Opinion Creative Commons, CC-BY
Reduce the Human Antibiotic Resistances: Smart-WC and Good Practices?
*Corresponding author: Giancarlo Ranalli, Department of Bioscience and Territory, University of Molise, Italy.
Received: September 05, 2019;Published: September 09, 2019
Antibiotic resistances; Smart-WC; Good practices
The use and abuse of antibiotics in several systems for human and animal therapy, in industrial and agricultural application have induced into the spead in different environmental habitats an accumulation of high level/concentration of such agents. These compounds caused alteration of the natural microbial balance by the suppressiveness of great number of positive non-pathogenic bacteria and the increase in the amount of negative drug resistant pathogenic bacteria. Antibiotic resistance is the ability of bacteria to be or become resistant to antibiotics, thus managing to survive and multiply even in the presence of the drug. This is a public health problem at European and global level, due to the excessive and improper use of these drugs. The alarm is recurrent! In 2012, the World Health Organization (WHO) and the European Center for Prevention and Control of Diseases reported that there was an increase in Europe of resistance in Gram negative pathogens such as Escherichia coli, Klebsiella pneumoniae, Pseudomonas aeruginosa. The data of the most recent WHO report 2017 and of the European Center for the Control of Infectious Diseases (ECDC) state that due to the resistance of bacteria to antibiotics there are over 671,000 cases of infection, to which 33,000 deaths are attributable.
The constant increase in the environment of antibioticresistant microbial forms is real emergency and therefore every year results in a significant increase in deaths caused by microbial infection from resistant strains. Antibiotic resistance is a European (or better global) phenomenon that has been constantly spreading in recent decades. The introduction of penicillin in 1929 offered the possibility of eradicating infectious diseases but also caused the appearance of bacteria resistant to the action of the antibiotics themselves. In fact, a large part of the drugs we take is eliminated as such by urine and faeces, while the existing purifiers are designed to reduce the organic load in the wastewater but not to eliminate the drugs that may be present and very diluted in them. In fact, these plants work through biological systems of activated sludge or rotating disks and are based on the presence of a microbial community adapted to decompose the easily biodegradable organic substances of which they feed, thus impoverishing the discharge. However, the microflora in sewage treatment plants is not able to eliminate the cocktail of antibiotics (non biodegradable) which are therefore found into the aquatic environment as sea, rivers and lakes causing bio‐accumulation [1,2].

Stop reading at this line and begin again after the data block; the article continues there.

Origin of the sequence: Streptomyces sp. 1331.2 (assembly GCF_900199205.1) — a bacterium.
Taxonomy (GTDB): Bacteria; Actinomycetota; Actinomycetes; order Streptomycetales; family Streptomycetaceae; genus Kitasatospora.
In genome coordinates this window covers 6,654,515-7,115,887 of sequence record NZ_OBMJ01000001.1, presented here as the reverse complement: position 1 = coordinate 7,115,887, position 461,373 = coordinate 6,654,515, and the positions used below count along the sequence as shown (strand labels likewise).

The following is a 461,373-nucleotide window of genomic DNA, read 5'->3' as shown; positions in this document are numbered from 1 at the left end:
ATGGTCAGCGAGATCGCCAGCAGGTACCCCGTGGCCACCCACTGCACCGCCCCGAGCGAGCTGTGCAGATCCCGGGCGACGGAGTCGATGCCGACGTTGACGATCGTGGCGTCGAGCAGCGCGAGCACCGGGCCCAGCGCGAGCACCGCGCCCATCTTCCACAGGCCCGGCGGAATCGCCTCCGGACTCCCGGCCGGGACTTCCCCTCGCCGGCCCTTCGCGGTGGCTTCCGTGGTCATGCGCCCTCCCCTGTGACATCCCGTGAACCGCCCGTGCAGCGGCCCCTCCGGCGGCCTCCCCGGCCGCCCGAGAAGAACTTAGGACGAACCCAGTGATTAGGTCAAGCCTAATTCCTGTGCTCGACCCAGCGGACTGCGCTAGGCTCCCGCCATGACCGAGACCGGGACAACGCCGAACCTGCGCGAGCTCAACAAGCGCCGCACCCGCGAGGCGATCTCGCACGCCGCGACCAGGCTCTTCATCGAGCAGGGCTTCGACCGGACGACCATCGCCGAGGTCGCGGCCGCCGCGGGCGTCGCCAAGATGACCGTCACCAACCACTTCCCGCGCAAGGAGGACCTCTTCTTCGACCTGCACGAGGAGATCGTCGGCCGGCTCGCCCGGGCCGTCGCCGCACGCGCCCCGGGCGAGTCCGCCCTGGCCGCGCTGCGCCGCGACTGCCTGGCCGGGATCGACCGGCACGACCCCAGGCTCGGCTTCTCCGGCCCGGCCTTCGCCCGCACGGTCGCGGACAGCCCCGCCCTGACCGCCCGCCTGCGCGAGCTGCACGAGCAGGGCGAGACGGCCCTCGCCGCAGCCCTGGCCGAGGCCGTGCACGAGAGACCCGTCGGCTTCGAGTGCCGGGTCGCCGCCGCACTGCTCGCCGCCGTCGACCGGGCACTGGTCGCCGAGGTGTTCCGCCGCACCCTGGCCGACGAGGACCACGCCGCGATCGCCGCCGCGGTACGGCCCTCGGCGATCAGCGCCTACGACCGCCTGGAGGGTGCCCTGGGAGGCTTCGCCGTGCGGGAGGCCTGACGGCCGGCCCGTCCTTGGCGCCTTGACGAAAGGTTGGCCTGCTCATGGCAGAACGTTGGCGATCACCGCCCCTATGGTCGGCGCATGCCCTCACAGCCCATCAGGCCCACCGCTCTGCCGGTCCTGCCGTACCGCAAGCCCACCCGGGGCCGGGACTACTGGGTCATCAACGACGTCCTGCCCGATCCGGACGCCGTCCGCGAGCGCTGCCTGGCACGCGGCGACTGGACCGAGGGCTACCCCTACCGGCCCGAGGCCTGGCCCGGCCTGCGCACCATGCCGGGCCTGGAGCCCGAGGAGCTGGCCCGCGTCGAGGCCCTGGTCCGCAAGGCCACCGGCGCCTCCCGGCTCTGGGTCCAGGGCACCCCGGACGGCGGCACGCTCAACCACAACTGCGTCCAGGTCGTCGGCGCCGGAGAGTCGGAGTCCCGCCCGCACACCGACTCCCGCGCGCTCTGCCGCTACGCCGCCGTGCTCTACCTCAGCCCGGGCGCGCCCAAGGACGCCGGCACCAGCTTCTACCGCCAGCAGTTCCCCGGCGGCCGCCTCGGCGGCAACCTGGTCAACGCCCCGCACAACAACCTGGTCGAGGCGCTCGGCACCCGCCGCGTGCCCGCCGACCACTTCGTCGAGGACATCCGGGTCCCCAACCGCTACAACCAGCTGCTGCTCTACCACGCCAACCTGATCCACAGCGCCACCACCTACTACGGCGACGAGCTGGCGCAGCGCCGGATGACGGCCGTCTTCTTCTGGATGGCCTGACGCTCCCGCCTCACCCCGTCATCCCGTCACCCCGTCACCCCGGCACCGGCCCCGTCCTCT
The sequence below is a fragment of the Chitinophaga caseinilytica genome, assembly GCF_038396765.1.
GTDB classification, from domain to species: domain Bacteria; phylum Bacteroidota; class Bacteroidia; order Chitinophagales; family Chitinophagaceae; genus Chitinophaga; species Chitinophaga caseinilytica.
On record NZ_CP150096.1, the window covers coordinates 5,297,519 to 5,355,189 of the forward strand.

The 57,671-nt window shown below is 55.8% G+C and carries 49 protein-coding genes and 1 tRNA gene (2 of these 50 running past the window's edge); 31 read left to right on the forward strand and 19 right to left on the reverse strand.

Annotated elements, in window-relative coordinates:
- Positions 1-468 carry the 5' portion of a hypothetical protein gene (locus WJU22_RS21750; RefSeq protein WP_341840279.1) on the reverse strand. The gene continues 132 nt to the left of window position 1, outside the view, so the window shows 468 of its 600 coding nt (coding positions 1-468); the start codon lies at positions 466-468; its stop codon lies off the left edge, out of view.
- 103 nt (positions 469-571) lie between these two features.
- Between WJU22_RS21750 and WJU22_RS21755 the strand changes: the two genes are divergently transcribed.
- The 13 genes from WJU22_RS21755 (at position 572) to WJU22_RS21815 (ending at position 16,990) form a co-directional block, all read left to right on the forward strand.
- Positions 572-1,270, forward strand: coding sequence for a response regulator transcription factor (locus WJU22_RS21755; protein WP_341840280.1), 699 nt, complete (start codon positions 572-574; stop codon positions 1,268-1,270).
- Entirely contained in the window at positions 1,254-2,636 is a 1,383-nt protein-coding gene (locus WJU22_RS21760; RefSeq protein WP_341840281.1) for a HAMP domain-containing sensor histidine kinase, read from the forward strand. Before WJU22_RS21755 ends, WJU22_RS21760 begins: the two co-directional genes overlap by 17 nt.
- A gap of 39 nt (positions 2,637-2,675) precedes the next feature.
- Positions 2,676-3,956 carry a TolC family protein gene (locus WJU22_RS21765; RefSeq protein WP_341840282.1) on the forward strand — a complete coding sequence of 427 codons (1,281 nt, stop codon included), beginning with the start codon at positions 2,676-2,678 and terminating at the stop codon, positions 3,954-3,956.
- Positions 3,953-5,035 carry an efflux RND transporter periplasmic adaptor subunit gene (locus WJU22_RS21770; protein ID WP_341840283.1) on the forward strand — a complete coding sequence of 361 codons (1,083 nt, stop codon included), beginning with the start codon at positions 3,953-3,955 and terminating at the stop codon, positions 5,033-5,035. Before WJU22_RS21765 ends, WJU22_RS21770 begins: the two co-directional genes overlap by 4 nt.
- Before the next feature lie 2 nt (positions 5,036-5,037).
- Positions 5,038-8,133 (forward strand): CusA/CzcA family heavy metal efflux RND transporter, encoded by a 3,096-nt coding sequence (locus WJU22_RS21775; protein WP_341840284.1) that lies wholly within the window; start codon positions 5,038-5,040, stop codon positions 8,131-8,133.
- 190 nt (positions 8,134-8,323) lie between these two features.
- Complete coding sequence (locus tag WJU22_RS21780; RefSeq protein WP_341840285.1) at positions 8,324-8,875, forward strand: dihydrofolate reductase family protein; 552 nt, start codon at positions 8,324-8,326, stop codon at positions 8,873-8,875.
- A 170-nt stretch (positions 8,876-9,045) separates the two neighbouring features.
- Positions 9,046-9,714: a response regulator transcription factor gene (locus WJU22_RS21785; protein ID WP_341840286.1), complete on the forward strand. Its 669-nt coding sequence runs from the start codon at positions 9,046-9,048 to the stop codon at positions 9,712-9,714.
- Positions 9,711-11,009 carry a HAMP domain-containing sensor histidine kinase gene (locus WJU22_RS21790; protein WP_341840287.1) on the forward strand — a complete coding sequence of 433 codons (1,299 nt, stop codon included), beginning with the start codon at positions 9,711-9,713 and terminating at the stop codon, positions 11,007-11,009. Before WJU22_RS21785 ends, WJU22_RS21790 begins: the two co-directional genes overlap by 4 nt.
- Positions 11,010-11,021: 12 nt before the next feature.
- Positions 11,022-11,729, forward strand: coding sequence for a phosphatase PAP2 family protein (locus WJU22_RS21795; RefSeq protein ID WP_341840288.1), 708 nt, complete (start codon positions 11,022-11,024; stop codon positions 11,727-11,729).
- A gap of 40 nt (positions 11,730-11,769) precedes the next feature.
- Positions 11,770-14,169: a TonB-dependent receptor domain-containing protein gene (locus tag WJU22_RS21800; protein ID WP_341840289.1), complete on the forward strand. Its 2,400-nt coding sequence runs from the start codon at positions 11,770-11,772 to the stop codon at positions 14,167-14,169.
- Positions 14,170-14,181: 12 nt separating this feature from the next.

To date, antibiotics and metabolites in wastewater would not have a direct negative effect on people but on environmental bacteria, increasing their resistance to antibiotics: an example among the many is Escherichia coli. Releasing of antibiotics by human beings and animals depends mainly on the consumption rates of antibiotics: Spain, Italy, Portugal and Greece are countries that consume more antibiotics than other Northern European countries . Since 2012, very little or nothing has been done. We must act and immediately to stop the risk to which humanity is exposed. Today the solutions can only partly derive from already known considerations (total separation between classes of antibiotics for zootechnical use and for human use; more information on the good use of antibiotics and on the risks of abuse; compliance with therapies in cases of administration, avoid misuse and do it yourself, etc.). But all this is not enough; if we really want to interrupt the cycle that lasts between use (although correct as prescribed by correct diagnosis of the disease) and release of antibiotics into the environment, we must start from the awareness of having to intervene from different perspectives as well as from concrete and innovative actions: the devices Smart-WCs type can be a valuable contribution.
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